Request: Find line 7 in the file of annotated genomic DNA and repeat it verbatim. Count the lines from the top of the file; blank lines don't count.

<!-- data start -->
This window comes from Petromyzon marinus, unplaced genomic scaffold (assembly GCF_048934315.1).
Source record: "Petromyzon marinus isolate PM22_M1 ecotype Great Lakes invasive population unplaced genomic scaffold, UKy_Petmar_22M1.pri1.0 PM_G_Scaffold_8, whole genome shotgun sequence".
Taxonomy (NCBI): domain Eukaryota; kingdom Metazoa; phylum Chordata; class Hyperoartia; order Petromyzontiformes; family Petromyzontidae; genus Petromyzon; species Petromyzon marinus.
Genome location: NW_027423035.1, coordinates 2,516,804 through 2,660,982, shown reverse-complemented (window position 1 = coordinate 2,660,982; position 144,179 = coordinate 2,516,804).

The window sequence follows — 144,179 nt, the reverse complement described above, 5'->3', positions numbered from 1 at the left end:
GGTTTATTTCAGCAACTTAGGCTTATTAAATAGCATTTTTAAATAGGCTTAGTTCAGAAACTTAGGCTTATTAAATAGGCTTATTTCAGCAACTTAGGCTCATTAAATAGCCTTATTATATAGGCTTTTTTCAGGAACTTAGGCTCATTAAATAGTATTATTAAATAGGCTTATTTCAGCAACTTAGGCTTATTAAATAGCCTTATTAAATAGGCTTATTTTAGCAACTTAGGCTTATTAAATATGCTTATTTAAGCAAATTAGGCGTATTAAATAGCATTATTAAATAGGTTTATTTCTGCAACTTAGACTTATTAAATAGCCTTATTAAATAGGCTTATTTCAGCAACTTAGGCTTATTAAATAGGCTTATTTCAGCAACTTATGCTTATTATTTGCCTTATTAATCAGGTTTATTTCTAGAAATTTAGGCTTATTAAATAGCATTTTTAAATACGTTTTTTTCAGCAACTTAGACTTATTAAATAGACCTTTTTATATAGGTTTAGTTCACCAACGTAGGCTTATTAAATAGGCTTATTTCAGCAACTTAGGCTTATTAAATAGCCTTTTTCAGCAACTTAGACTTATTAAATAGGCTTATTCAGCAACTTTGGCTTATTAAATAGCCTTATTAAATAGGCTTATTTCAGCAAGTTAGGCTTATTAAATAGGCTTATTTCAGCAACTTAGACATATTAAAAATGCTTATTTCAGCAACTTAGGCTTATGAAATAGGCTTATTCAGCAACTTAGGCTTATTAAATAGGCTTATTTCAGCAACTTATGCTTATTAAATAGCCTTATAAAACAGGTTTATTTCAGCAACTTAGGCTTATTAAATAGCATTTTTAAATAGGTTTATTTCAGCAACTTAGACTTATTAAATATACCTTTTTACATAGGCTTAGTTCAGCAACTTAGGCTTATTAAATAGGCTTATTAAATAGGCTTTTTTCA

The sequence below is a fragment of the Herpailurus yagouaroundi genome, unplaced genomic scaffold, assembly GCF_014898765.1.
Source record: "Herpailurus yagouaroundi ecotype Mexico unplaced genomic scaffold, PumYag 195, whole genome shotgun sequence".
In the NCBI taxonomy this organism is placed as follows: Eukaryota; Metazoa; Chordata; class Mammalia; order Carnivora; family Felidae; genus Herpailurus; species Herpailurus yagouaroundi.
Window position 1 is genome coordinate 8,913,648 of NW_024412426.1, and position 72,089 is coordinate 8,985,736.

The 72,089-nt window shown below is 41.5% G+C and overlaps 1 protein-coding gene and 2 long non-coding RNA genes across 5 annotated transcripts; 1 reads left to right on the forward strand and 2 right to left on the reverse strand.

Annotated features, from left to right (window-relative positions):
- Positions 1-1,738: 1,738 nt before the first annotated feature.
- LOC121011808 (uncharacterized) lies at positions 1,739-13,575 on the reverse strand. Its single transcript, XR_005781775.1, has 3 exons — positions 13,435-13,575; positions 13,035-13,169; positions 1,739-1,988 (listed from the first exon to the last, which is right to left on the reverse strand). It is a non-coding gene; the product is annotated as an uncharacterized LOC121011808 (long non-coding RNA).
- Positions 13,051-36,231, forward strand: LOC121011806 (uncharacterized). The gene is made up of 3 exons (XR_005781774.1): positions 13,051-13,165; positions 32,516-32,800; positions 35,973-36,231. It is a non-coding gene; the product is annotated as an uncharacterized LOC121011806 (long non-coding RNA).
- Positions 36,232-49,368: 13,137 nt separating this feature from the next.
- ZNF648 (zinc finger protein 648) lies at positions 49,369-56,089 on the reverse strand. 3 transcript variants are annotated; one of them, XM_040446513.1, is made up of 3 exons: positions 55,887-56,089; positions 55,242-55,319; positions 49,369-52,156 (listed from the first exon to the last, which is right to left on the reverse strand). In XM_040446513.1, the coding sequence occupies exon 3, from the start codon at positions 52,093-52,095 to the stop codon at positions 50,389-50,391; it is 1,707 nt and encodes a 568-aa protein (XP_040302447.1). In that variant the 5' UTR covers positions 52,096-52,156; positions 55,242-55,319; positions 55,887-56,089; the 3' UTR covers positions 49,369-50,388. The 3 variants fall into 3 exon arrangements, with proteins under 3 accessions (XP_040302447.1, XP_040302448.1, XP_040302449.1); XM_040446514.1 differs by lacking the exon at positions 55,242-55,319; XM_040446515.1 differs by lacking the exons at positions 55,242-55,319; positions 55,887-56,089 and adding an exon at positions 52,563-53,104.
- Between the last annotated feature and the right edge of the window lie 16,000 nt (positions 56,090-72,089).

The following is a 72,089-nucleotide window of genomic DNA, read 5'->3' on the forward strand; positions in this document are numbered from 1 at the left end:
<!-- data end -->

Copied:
The sequence below is a fragment of the Herpailurus yagouaroundi genome, unplaced genomic scaffold, assembly GCF_014898765.1.